Rope and Sling Specialists (RSS) has supplied lifting and rigging gear, including spreader beams, slings, shackles and related Lifting Operations and Lifting Equipment Regulations 1998 (LOLER) inspections, to a UK waste-to-energy construction site.

Ron Harrison, regional manager, Rotherham depot at RSS, said: “We provide the lifting gear, and they produce lift plans in-house, which are signed off prior to equipment usage, and typically utilised beneath the hook of the Ainscough mobile cranes already onsite. Everyone at our depot pulled out all the stops again to make sure every single item of gear was onsite ready to go for the latest lift.

“Over time they have built up a healthy stock of rigging items that can be reused in line with construction demands, while there are ongoing requirements for custom clamps and modular beam parts. We also hire beams for one-off and short-term use.”

In a recent series of top-and-tail lifts, two mobile cranes were used in tandem. Based on the rig, side-loading clamps were sourced from a third party. Under the first crane, the end user employed a one-over-two spreader beam configuration to lift one end of the panels for a new structure. Under the crane hook were two 8 m-long, 20-tonne capacity roundslings, connected at either end of a 7.5 m-long, 50-tonne capacity modular spreader beam. Additional rigging included end units, struts, drop links, and shackles.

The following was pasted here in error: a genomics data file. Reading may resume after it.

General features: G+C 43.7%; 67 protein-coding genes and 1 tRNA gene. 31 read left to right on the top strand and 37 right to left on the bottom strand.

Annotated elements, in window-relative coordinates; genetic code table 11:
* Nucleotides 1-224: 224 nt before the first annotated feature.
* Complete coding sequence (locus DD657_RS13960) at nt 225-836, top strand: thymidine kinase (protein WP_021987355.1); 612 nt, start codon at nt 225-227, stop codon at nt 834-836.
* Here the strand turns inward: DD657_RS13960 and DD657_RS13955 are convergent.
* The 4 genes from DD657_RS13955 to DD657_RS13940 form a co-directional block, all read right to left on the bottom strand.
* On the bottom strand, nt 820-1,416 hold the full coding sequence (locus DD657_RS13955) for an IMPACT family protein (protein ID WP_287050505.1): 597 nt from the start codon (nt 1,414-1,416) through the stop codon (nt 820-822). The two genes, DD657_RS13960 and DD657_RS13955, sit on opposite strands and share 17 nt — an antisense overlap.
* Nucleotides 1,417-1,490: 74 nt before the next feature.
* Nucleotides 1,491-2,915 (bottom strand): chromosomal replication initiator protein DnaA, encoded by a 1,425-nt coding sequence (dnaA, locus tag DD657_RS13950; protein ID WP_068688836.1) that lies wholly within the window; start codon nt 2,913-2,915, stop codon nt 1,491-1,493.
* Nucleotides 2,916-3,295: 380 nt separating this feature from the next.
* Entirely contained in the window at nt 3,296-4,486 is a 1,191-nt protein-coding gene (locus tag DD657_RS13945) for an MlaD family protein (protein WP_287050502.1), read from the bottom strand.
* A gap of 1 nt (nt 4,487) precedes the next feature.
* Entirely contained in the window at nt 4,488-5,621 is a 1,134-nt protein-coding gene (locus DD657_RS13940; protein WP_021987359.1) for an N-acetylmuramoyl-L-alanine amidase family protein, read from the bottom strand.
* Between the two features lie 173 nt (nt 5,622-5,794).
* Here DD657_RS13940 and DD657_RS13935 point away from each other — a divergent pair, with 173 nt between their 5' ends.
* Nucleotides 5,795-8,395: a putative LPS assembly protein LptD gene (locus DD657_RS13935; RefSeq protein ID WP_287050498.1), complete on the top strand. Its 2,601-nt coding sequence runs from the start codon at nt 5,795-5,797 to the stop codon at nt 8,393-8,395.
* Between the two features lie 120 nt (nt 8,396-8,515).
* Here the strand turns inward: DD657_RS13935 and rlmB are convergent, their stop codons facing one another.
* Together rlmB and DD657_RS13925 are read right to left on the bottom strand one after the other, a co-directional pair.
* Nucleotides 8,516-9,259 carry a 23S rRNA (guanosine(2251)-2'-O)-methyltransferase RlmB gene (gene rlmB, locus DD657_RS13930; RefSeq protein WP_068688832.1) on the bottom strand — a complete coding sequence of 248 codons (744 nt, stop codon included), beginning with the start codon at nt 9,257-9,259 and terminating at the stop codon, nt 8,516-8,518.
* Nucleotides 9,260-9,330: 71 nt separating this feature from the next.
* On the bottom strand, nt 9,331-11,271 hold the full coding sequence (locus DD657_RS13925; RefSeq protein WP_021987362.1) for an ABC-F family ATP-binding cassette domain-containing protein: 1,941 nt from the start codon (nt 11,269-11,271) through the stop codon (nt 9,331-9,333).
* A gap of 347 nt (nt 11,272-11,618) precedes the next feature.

Underneath, two 2 m-long, 20-tonne capacity roundslings connected via bow shackles to four 3 m-long, 15-tonne capacity roundslings that descended to either ends of a pair of 3.5 m-long, 24-tonne capacity modular beams. Again, additional rigging was required, including end units, struts, drop links, and shackles.

At the bottom of the cascading rig, four 2 m-long, 10-tonne capacity wire rope slings connected to four pick points on the panels via 17-tonne capacity bow shackles.

Beneath the hook of the second crane, a 130-tonne capacity Liebherr LTM 1130-5.1, two 7 m-long, 10-tonne capacity roundslings were connected to a 7 m-long, 26-tonne capacity modular beam. A pair of 10-tonne capacity roundslings completed connection to pick points at the other end of the load.

Harrison said: “The Ainscough cranes are at the heart of activity on the site — use of our rigging gear is commonplace with its national fleet — and it will continue to be for at least another year. This latest top-and-tail tandem lift is just one example of how our kit is being utilised by another landmark project in the waste-to-energy sector.”